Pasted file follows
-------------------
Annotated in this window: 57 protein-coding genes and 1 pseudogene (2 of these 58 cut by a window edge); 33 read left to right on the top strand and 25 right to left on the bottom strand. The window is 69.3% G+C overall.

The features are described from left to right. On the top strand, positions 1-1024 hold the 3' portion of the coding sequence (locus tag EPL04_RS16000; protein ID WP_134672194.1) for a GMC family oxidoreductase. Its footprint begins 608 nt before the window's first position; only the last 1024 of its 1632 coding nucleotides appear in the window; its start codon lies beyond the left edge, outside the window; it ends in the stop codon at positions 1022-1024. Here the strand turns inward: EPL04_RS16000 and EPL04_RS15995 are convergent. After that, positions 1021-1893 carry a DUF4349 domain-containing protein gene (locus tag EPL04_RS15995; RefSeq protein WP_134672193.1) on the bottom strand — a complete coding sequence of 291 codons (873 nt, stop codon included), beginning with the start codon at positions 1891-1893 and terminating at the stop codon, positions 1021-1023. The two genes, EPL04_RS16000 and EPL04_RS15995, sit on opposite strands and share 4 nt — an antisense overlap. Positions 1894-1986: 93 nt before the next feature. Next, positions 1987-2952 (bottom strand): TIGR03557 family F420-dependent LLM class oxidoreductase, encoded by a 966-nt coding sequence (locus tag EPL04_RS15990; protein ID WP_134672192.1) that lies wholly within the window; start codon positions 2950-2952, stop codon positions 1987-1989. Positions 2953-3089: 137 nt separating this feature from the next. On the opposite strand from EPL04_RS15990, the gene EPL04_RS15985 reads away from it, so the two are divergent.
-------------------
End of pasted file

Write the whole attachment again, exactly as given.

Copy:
Annotated in this window: 57 protein-coding genes and 1 pseudogene (2 of these 58 cut by a window edge); 33 read left to right on the top strand and 25 right to left on the bottom strand. The window is 69.3% G+C overall.

The features are described from left to right. On the top strand, positions 1-1024 hold the 3' portion of the coding sequence (locus tag EPL04_RS16000; protein ID WP_134672194.1) for a GMC family oxidoreductase. Its footprint begins 608 nt before the window's first position; only the last 1024 of its 1632 coding nucleotides appear in the window; its start codon lies beyond the left edge, outside the window; it ends in the stop codon at positions 1022-1024. Here the strand turns inward: EPL04_RS16000 and EPL04_RS15995 are convergent. After that, positions 1021-1893 carry a DUF4349 domain-containing protein gene (locus tag EPL04_RS15995; RefSeq protein WP_134672193.1) on the bottom strand — a complete coding sequence of 291 codons (873 nt, stop codon included), beginning with the start codon at positions 1891-1893 and terminating at the stop codon, positions 1021-1023. The two genes, EPL04_RS16000 and EPL04_RS15995, sit on opposite strands and share 4 nt — an antisense overlap. Positions 1894-1986: 93 nt before the next feature. Next, positions 1987-2952 (bottom strand): TIGR03557 family F420-dependent LLM class oxidoreductase, encoded by a 966-nt coding sequence (locus tag EPL04_RS15990; protein ID WP_134672192.1) that lies wholly within the window; start codon positions 2950-2952, stop codon positions 1987-1989. Positions 2953-3089: 137 nt separating this feature from the next. On the opposite strand from EPL04_RS15990, the gene EPL04_RS15985 reads away from it, so the two are divergent.